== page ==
Bolger, 32, donned a cap and gown at Harvard University on June 5th to receive his 11th graduate degree, and his first doctorate.
A 1994 graduate of the University of Michigan, Bolger's studies range from general liberal arts to more specialized fields such as real estate. He has received degrees from Columbia, Harvard, Brown and Dartmouth and is currently studying at two more Ivy League schools, Penn and Cornell. And even with 11 degrees under his belt, Bolger is working on an additional five.
Neither the Guinness Book of World Records, the Council of Graduate Schools nor the American Council on Education keep track of degrees earned in higher education, and none could verify if Bolger has set a record for most degrees. Still, none had ever heard of anyone earning more than him.
What makes his achievements even more "extraordinary," says Kay Howell, one of Bolger's early tutors, is that he has severe dyslexia.
About 15% to 20% of the population has dyslexia, which affects the way people perceive and process words, says Howell, director of the Michigan Dyslexia Institute. She says dyslexia is not a problem of intelligence, but those affected need to be taught to read and write in a different way than their peers, and don't always get that help.
Bolger says he reads at an elementary school level. He has gotten through much of his education with the help of his mother, Loretta Bolger, who reads books out loud to him and types papers he dictates. He also uses books on tape and has learned to skim books very effectively.
"Before I read a book, I … carefully study the structure and how it's organized," he says.
His mother was also his teacher in his early years. When the family was unable to find a school that could meet his needs, his mother began homeschooling him. Bolger recalls trips to battle sites to study the Civil War and museums to study art.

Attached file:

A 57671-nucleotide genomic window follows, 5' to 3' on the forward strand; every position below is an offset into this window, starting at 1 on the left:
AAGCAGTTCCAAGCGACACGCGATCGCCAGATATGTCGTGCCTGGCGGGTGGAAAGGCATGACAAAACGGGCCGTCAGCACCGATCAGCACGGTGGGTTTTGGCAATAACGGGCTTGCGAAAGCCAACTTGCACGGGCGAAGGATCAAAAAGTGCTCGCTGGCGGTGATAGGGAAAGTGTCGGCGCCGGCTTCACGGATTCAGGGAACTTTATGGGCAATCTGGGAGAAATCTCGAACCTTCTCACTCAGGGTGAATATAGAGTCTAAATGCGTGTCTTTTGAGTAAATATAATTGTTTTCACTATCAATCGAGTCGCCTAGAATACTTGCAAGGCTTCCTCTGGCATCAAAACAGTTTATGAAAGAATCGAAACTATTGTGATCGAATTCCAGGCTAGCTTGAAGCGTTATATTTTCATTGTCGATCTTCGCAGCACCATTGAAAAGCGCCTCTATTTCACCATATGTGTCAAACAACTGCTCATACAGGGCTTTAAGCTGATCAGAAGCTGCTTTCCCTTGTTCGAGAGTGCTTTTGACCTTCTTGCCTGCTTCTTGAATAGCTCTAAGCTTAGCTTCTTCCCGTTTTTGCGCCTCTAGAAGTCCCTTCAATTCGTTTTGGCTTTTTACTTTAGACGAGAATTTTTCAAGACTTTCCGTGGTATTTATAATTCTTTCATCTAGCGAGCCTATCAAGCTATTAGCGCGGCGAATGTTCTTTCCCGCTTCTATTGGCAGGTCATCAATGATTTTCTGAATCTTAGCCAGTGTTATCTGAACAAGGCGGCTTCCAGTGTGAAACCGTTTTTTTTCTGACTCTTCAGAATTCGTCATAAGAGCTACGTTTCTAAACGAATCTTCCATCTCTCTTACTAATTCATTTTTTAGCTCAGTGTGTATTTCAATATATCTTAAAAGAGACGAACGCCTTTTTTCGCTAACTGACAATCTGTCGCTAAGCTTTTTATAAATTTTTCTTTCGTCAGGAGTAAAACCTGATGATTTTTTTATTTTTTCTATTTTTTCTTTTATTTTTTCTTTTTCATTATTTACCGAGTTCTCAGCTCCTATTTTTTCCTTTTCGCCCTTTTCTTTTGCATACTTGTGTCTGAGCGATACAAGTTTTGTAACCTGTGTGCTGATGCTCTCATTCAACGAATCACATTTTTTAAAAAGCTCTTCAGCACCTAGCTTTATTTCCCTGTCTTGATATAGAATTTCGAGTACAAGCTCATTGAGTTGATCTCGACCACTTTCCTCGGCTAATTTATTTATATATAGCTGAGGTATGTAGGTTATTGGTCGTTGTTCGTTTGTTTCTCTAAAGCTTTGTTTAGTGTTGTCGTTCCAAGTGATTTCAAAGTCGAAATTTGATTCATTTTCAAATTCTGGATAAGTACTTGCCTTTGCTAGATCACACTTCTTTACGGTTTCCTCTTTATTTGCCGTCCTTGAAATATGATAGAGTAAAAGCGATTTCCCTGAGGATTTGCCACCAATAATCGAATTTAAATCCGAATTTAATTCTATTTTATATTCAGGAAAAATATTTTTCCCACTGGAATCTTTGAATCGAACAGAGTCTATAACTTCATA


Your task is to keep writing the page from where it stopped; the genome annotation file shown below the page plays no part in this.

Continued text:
"I think the quality of Benjamin's life today was much richer because we took an active part," says Loretta Bolger.
At age 12, Bolger enrolled in a local community college to supplement his homeschooling. He eventually transferred to the University of Michigan, where he graduated at age 19 and was a White House press intern for a year, fielding reporters' requests and distributing press releases. He says went in extra early if he had reading to do.
After the internship, he enrolled at Yale Law School. But the techniques he had developed weren't enough to help him keep up with the extensive reading — he was failing. "My learning disabilities got the best of me," he says.
After a year of improving his reading skills, he took another shot at graduate school, earning a masters in sociology at Oxford. He had the opportunity to begin both a doctorate at Oxford and a masters in philosophy at Cambridge.
"Instead of picking between them, I decided to do them both," he says. He never finished the doctorate, but he went on to earn a slew of additional degrees at Cambridge, Stanford, Columbia, Harvard, Brown, Dartmouth, Brandeis and Skidmore.
He says he works to raise awareness about dyslexia and inspire others to realize they can be successful in academia.
Along the way he helped finance his degrees by teaching. For him, teaching is just another learning experience. He says would often teach for 10 hours a day and devote another eight to 10 hours to his own studies, leaving little time for sleep.
Barry Burden, a University of Wisconsin professor who had Bolger as a teaching fellow at Harvard, lauds his communication skills with students. Despite Bolger's hectic schedule, he never let the stress show. People would "rarely … see a crack in that veneer," Burden says.
Bolger is beginning a teaching position at the College of William and Mary this August — and plans to take classes in its graduate school of education.
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